Understanding and Changing Your Management Style

Understanding and Changing Your Management Style

Understanding and Changing Your Management Style

Understanding and Changing Your Management Style


Are the best managers born that way, while the rest of us must struggle with the role and its responsibilities? According to Robert Benfari, our ability to manage effectively is based on a mix of characteristics that can be analyzed, understood and, most importantly, changed. In this book, he identifies six ingredients of successful management and uses the Myers-Briggs Type Indicator to show readers how they can devise personality-specific strategies for improving their ability to resolve conflict, solve problems, manage stress, positively influence others, and handle difficult situations at work.


“Usually, the bad boss doesn't know himself or herself and doesn't have any idea of being a bad boss. The [bad] boss doesn't really have regard for people, doesn't trust them, thinks they need to be kicked in the butt to get things done, thinks he has to throw a tantrum once a day to keep people in line, doesn't understand how teams work, how to delegate, and can't communicate well, and doesn't try too hard.”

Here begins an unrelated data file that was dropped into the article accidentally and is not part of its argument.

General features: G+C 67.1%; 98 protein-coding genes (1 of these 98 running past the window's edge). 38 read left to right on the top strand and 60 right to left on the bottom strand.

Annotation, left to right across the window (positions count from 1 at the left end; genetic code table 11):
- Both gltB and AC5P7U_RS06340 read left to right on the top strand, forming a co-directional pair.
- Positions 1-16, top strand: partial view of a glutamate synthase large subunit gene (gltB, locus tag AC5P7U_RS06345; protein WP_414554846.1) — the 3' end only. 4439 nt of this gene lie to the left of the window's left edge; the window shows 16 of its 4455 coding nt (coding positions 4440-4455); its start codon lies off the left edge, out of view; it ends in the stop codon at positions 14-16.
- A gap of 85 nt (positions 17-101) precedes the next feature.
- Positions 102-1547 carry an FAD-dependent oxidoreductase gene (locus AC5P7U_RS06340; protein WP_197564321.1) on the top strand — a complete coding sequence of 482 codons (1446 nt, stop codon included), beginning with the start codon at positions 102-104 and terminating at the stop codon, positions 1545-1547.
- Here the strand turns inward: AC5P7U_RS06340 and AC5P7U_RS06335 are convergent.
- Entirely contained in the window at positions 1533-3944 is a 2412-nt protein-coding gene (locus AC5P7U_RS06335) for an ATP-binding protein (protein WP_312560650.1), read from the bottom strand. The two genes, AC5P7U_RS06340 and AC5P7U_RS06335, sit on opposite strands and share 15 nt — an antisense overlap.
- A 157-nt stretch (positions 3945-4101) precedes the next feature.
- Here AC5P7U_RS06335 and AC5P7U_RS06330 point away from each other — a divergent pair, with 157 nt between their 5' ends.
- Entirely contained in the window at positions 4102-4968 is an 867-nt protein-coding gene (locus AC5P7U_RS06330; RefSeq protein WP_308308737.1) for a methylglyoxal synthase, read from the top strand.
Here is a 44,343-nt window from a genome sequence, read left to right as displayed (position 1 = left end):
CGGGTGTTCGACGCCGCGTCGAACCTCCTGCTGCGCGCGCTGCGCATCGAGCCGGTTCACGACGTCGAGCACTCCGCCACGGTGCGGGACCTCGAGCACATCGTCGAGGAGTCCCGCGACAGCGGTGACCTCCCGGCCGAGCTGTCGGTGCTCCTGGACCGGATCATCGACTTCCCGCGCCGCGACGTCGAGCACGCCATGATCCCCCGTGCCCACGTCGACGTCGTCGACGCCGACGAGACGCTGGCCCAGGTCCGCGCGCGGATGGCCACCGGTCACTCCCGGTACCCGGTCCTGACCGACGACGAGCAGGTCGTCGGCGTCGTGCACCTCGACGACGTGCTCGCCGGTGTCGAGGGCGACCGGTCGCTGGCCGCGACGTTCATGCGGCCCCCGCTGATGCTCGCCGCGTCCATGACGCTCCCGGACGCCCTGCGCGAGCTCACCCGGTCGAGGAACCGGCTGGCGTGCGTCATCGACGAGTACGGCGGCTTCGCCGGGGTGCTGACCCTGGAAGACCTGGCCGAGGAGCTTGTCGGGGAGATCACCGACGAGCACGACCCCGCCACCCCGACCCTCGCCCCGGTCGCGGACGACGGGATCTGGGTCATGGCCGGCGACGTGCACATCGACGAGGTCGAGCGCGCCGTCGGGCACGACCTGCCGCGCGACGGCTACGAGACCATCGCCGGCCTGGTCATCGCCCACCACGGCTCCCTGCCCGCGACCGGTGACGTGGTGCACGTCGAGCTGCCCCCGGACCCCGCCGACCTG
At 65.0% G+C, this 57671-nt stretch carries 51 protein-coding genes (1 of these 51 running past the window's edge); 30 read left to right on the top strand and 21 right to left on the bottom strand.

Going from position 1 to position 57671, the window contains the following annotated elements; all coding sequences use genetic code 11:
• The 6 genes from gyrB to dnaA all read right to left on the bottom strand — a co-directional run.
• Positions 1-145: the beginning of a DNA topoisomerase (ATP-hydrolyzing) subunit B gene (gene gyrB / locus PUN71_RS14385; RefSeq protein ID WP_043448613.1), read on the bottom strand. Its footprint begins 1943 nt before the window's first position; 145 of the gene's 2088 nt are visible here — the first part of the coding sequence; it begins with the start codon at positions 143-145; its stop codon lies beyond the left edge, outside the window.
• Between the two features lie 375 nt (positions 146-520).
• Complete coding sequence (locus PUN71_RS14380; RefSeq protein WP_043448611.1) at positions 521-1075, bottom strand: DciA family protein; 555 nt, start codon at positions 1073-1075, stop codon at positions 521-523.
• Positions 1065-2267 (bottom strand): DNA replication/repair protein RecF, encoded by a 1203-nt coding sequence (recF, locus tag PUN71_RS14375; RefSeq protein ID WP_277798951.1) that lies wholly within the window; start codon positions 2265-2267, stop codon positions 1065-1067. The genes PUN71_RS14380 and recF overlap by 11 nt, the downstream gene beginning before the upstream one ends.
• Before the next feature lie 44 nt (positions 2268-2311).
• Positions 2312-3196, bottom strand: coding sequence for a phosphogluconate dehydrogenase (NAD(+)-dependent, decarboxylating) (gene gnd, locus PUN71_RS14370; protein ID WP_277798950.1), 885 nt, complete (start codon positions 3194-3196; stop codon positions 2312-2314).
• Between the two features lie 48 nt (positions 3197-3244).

For managers and leaders at all levels, the constant bombardment of daily challenges, problems, and triumphs of getting work done often obscures the underlying concern about what it takes to excel as a manager and a leader. We know that managing and leading well pays off not just in favorable business outcomes but also in more satisfying working relationships. The way we manage—our management style—is fundamental, yet it so often seems enigmatic. Some people seem to lead and manage effortlessly, as though born to the work, while others struggle with it, often damaging business results and the morale and spirit of their coworkers. They become the “bad bosses” that James Galvin describes in the quote above. Even some of the most talented managers may find that they are overwhelmed with the challenges from time to time. What makes the difference? Is there a way to gain greater understanding of our natural strengths and play to them, while at the same time gaining more awareness of possible weaknesses and developing strategies for growth and change? The answer, of course, is “yes.” That is why I wrote this book.

The Purpose of the Book

In my course at Harvard, “Understanding Your Management Style, ” I have developed a curriculum based on my personal experience with thousands of managers who attended my workshops. In addition, I have conducted interviews . . .

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